NEW YORK — Janet Oseroff of Manhattan signed up for her new calling card from the local phone company, Verizon Communications, in early December, and the plan seemed quite clear.
"Your calling card has a simple flat rate," a letter from the company said. "That means you never have to worry about what time it is when you use it, you'll get the same, low 35-cent-per-minute rate on your Verizon Communications domestic long-distance calling card calls."
"Just be certain to first dial 1-800-255-CALL," said another letter she received. "This will ensure you get the low Verizon rate we promise, without any surprise charges from other telephone companies."
But Oseroff was surprised, when, after following those instructions, she received her next bill from Verizon.
USAN Inc., a long-distance company of which Oseroff had never heard, had charged her $1.58 for a one-minute call from Atlantic City, N.J., to Manhattan, and $8.66 for a 13-minute call from Pennsylvania to Colorado. In all, for 53 minutes of calls, USAN wanted $49.09 before taxes — not the $18.55 that a 35-cent-per-minute rate would have totaled.
Oseroff's experience is hardly unique. No matter whose card they use, callers run the risk of being charged far more than they expect.
In some cases, like Oseroff's, that's because the company offering the calling card has to use another company to carry the call, and the other company charges handsomely for its role. In other cases, it's because callers still do as they were taught for years when using a calling card: they dial zero, then the desired phone number and then the card number after the so-called "bong tone."
And in some cases, the unexpectedly high charges reflect efforts by phone companies to find profits where they can. For example, as residential long-distance calling rates have fallen below 10 cents a minute, the big long-distance carriers have in some cases raised their calling card rates.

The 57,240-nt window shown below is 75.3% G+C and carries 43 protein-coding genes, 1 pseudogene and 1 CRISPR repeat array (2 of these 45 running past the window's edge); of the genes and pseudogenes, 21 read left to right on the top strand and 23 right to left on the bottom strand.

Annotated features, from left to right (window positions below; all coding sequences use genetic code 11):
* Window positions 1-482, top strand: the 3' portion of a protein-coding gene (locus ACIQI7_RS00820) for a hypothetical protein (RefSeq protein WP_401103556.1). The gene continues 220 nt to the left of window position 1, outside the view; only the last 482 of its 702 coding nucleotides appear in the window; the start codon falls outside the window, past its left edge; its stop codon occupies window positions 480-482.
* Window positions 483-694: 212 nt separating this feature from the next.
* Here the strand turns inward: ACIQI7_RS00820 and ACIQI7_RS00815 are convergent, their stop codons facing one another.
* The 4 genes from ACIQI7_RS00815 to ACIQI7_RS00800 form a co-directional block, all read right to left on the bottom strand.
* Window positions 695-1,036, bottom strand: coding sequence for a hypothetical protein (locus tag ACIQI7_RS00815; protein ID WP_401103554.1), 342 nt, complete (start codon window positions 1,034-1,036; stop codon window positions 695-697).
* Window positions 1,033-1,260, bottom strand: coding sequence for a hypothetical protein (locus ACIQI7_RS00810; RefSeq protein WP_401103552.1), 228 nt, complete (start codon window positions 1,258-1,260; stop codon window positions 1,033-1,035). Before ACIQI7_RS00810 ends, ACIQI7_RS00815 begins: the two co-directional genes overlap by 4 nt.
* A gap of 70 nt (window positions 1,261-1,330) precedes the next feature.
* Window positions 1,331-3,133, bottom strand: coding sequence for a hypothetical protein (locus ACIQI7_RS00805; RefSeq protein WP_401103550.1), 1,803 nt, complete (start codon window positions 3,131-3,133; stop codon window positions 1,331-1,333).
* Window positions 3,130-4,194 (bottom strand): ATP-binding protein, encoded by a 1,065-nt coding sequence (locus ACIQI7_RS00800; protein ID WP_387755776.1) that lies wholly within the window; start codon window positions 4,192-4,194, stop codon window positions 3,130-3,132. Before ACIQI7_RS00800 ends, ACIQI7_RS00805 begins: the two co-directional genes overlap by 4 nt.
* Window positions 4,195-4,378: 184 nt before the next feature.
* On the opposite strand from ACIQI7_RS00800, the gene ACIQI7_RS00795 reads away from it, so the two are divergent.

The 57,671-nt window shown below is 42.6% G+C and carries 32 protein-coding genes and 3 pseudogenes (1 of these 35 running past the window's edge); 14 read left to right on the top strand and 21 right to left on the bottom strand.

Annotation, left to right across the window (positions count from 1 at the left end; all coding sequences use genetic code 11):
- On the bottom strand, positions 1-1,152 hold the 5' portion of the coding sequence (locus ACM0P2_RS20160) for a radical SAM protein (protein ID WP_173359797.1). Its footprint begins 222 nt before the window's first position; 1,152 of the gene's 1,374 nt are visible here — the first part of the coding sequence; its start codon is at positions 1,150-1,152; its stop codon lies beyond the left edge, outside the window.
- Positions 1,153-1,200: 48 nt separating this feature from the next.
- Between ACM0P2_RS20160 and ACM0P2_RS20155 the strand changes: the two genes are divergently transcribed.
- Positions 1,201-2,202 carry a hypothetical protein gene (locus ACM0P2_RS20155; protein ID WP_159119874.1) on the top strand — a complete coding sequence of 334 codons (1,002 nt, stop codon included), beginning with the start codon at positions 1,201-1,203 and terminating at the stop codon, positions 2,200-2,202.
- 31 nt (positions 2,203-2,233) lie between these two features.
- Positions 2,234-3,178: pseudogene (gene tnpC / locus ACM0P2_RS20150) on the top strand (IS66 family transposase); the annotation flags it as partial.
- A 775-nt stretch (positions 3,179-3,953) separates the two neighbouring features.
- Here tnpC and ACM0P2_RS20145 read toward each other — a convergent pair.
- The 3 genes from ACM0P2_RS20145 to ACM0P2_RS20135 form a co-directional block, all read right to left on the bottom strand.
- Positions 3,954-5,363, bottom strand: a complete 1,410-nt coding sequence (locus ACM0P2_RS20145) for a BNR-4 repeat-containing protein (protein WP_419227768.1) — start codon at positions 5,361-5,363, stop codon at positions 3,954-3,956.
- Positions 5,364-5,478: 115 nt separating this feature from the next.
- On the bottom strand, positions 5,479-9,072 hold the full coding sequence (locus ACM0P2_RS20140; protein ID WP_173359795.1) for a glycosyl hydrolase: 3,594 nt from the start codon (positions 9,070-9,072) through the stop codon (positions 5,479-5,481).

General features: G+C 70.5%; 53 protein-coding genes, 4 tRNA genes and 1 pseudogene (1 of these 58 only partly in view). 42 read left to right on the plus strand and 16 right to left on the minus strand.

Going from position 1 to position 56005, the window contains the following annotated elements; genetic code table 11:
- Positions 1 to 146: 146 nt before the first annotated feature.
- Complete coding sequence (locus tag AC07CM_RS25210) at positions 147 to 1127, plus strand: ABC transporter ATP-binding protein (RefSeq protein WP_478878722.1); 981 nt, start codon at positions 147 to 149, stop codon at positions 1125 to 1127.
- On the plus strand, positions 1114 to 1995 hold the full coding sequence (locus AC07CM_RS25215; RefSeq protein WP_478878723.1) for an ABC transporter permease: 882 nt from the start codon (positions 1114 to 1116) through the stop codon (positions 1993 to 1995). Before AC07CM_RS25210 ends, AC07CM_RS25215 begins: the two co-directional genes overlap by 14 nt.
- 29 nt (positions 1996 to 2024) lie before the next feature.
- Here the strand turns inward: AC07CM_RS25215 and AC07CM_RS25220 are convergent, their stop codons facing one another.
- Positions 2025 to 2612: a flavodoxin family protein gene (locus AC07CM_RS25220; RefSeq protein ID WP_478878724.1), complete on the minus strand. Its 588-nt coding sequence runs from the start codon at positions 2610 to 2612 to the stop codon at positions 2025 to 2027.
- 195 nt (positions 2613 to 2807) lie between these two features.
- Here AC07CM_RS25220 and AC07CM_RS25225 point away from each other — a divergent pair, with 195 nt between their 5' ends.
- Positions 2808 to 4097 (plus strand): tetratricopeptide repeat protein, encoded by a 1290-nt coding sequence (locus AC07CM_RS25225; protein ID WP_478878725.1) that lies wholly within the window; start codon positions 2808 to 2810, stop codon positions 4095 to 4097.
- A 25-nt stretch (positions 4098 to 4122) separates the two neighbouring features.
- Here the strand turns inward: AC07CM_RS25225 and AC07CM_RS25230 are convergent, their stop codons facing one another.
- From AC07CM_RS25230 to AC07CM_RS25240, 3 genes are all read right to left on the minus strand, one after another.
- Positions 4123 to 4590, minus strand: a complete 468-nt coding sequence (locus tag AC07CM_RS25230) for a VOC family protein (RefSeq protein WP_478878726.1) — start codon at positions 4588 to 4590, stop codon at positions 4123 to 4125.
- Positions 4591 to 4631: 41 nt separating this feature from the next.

"It said no hidden charges from other phone companies, so I thought that meant no hidden charges from other phone companies," said Oseroff, 56, in an interview, recalling her Verizon episode. "I get mad when something is morally and ethically not right and this is not right. OK, a salesperson could be mistaken and quote you the wrong rate, but then you get documentation that seems to authenticate the basic thrust of what you've been told. It's like falling into a trap."
In addition to dozens of smaller operators, all of the nation's big phone companies issue calling cards. Besides Verizon (the name Bell Atlantic adopted after acquiring GTE last year), the list includes AT&T, BellSouth, Qwest (which includes the former US WEST), SBC (which uses the Ameritech, Pacific Bell and Southwestern Bell brands), Sprint and WorldCom (which uses the MCI brand).
Consumer advocates note that there are good calling card deals available — most of them through prepaid cards that can be purchased at retail outlets like Costco. And meticulous consumers with a high tolerance for legalese can avoid some of the traps with other types of cards. If Oseroff had read all of the footnotes and caveats in those seemingly simple Verizon marketing letters, for example, she might have been braced for USAN.